Clarke County Crime at 10-Year Low, Still Above National Average

Data analyzed from the Athens-Clarke County crime report webpage reveals that crime has hit an all-time low over the past decade. Since peaking in 2008, overall crime incidents have decreased 42.8 percent in Clarke County. In total, 20,403 crime incidents occurred in 2008, compared to 11,666 in 2018.

When adjusted for population change, the rate of crime decreased substantially as well. In 2010, the U.S. Census Bureau reported that 115,452 residents lived in Athens-Clarke County. In 2017, the population estimate was 125,691. Subsequently, the rate of crime in 2010 was 1448.4 per 10,000 people, and the rate of crime in 2017 was 868.2 per 10,000 people.

However, although crime is decreasing, Athens-Clarke County crime remains above the national average in theft and violent crime.

 Why It’s Newsworthy: Most of the nation has seen a decrease in crime; however, Clarke County still remains far above the national average. This could possibly stem from the high poverty rate, criminal injustice and government policies. 

 

Megan Bocanegra is a crime analyst at the Athens-Clarke County Police Department. Bocanegra began her career in policing as a 911 operator from California. She moved to Athens a few years ago. Sitting in her office in front of a large, scribbled-on map of Clarke County, Bocanegra described other crime trends she has noticed.

“We have seen overall crime decrease, but lately gang-related, juvenile, and theft from a motor vehicle crime has increased,” she said. She also commented on the most common types of crime. “Theft and property-related crime is usually the highest of any type.”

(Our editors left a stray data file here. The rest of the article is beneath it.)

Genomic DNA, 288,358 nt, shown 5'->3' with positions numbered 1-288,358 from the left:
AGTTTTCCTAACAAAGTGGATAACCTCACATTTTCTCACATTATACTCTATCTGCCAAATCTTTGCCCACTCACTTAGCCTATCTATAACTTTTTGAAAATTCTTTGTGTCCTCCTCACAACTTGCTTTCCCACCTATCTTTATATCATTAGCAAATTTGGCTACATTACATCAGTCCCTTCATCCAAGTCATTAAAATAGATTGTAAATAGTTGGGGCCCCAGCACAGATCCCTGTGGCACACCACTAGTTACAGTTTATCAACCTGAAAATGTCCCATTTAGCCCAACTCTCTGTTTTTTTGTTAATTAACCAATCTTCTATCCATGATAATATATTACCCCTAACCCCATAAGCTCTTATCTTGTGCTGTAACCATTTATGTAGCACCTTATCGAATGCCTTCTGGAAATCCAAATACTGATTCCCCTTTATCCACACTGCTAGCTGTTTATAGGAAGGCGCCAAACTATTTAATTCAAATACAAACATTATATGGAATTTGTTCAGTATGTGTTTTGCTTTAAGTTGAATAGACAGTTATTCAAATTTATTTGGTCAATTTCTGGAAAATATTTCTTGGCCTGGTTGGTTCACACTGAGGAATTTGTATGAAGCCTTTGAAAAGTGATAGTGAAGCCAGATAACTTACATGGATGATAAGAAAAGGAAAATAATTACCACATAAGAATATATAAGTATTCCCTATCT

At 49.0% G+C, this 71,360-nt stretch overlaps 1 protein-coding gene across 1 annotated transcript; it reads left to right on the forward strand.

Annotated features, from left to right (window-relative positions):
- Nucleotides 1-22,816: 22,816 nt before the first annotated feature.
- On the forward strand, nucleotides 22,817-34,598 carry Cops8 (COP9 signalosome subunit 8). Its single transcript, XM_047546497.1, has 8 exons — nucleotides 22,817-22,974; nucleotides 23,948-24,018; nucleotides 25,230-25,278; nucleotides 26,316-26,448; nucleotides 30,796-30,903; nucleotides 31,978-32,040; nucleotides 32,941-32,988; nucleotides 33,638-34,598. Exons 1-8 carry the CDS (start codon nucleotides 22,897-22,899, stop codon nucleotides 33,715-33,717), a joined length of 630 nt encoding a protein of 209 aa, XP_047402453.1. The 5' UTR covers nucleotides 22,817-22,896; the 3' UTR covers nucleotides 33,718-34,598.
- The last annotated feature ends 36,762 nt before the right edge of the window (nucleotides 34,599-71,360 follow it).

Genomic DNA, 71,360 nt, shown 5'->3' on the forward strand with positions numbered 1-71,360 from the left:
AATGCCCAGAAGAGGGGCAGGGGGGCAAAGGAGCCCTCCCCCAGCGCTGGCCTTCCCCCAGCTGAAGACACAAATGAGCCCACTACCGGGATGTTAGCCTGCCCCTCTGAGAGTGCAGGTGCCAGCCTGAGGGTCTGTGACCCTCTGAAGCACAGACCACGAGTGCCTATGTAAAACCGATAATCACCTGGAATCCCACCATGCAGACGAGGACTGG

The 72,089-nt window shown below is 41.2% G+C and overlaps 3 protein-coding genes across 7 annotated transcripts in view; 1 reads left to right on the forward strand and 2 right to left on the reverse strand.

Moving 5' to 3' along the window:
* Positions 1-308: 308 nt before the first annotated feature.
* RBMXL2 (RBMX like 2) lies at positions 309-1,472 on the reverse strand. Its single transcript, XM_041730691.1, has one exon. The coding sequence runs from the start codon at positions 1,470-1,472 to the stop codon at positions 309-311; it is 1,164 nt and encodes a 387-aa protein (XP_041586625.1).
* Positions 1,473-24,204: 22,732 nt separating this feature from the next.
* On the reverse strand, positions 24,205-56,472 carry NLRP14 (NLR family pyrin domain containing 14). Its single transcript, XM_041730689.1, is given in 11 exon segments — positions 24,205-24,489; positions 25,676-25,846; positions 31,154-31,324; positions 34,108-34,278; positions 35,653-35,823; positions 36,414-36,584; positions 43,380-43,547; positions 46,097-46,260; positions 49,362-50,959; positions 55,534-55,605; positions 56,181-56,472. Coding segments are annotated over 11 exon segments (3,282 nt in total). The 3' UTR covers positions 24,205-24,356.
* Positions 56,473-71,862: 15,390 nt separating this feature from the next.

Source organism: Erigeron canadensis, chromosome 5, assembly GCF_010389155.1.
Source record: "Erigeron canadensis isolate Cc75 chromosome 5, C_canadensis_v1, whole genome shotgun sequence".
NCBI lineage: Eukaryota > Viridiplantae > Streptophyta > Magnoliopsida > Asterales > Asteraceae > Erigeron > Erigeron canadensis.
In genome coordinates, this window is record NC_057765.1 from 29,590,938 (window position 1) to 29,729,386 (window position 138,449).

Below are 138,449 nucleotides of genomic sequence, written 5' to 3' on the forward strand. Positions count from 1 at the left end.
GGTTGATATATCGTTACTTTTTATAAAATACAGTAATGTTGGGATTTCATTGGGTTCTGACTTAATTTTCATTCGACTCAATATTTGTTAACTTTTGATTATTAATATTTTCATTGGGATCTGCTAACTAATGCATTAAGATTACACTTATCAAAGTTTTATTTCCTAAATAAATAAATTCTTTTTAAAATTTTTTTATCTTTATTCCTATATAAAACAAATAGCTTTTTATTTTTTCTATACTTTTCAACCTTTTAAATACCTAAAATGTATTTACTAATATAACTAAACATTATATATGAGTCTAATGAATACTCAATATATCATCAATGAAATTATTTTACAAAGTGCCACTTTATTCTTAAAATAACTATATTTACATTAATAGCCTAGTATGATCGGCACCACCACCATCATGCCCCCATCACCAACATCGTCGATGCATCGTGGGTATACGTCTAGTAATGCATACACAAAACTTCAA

Traffic Citations Also Decrease

Police are also handing out fewer traffic citations than before, according to the Athens-Clarke County Police Department Assessment Report done by the Commission on Accreditation for Law Enforcement Agencies. It reported that in 2015, the number of traffic citations was 20,091. In 2017, the number fell to 15,320. However, the report also showed that African Americans constitute 35 percent of reported traffic citations despite being only 27.5 percent of the population.

Steve Williams is a member of the Oconee Street United Methodist Church Racial Task Force. The Racial Task Force is a small local group of Athens residents that advocate for racial equality through community events and protests. According to Williams, one job of the Racial Task force is to hold the courts and police accountable for any unfair treatment of people based on race. Williams described cases of people in the community who have been pulled over during a traffic stop for being a minority.

“I am an old white man, I can’t remember the last time I was pulled over, but I know many good people that have gotten pulled over for no apparent reason except for being a person of color,” Williams said.

Bocanegra responded to criticism of police bias.

“My job as a crime analyst is to allocate resources to places that need it the most. Unfortunately, that leads some people to believe that we are targeting certain groups. It is a fine line to walk, but I know the men here are trying their best to engage in positive community outreach,” she said.

While crime and traffic citations have been decreasing, the Clarke County Police Department has undergone changes. Former police chief Scott Freeman resigned in September of 2018. Cleveland Lee Spruill Sr. was chosen as the new police chief Jan. 11, 2019.

Viet Nguyen is a senior at the Grady College of Journalism and Mass Communication.

 

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